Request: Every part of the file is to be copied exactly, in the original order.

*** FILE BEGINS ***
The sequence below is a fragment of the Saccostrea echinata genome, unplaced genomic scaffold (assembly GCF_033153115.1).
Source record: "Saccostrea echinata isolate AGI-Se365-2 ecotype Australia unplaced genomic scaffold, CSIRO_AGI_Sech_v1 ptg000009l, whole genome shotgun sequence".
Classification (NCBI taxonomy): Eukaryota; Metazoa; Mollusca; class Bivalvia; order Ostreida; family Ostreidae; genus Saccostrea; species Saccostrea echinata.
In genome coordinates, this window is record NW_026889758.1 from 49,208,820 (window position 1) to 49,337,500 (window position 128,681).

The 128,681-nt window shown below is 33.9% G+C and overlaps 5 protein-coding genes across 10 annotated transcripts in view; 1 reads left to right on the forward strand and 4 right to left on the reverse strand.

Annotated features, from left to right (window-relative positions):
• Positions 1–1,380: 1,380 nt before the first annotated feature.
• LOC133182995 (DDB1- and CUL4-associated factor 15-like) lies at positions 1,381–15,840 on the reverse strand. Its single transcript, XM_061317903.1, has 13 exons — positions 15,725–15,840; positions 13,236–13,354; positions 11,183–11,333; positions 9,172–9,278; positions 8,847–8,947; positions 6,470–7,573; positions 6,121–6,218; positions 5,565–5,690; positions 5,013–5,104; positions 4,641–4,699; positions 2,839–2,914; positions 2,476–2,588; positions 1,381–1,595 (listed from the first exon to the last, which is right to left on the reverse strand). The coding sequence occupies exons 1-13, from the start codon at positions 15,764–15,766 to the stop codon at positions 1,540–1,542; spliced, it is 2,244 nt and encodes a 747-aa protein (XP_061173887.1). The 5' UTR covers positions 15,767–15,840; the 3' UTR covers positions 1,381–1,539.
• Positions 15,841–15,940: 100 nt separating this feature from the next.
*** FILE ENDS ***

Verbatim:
The sequence below is a fragment of the Saccostrea echinata genome, unplaced genomic scaffold (assembly GCF_033153115.1).
Source record: "Saccostrea echinata isolate AGI-Se365-2 ecotype Australia unplaced genomic scaffold, CSIRO_AGI_Sech_v1 ptg000009l, whole genome shotgun sequence".
Classification (NCBI taxonomy): Eukaryota; Metazoa; Mollusca; class Bivalvia; order Ostreida; family Ostreidae; genus Saccostrea; species Saccostrea echinata.
In genome coordinates, this window is record NW_026889758.1 from 49,208,820 (window position 1) to 49,337,500 (window position 128,681).

The 128,681-nt window shown below is 33.9% G+C and overlaps 5 protein-coding genes across 10 annotated transcripts in view; 1 reads left to right on the forward strand and 4 right to left on the reverse strand.

Annotated features, from left to right (window-relative positions):
• Positions 1–1,380: 1,380 nt before the first annotated feature.
• LOC133182995 (DDB1- and CUL4-associated factor 15-like) lies at positions 1,381–15,840 on the reverse strand. Its single transcript, XM_061317903.1, has 13 exons — positions 15,725–15,840; positions 13,236–13,354; positions 11,183–11,333; positions 9,172–9,278; positions 8,847–8,947; positions 6,470–7,573; positions 6,121–6,218; positions 5,565–5,690; positions 5,013–5,104; positions 4,641–4,699; positions 2,839–2,914; positions 2,476–2,588; positions 1,381–1,595 (listed from the first exon to the last, which is right to left on the reverse strand). The coding sequence occupies exons 1-13, from the start codon at positions 15,764–15,766 to the stop codon at positions 1,540–1,542; spliced, it is 2,244 nt and encodes a 747-aa protein (XP_061173887.1). The 5' UTR covers positions 15,767–15,840; the 3' UTR covers positions 1,381–1,539.
• Positions 15,841–15,940: 100 nt separating this feature from the next.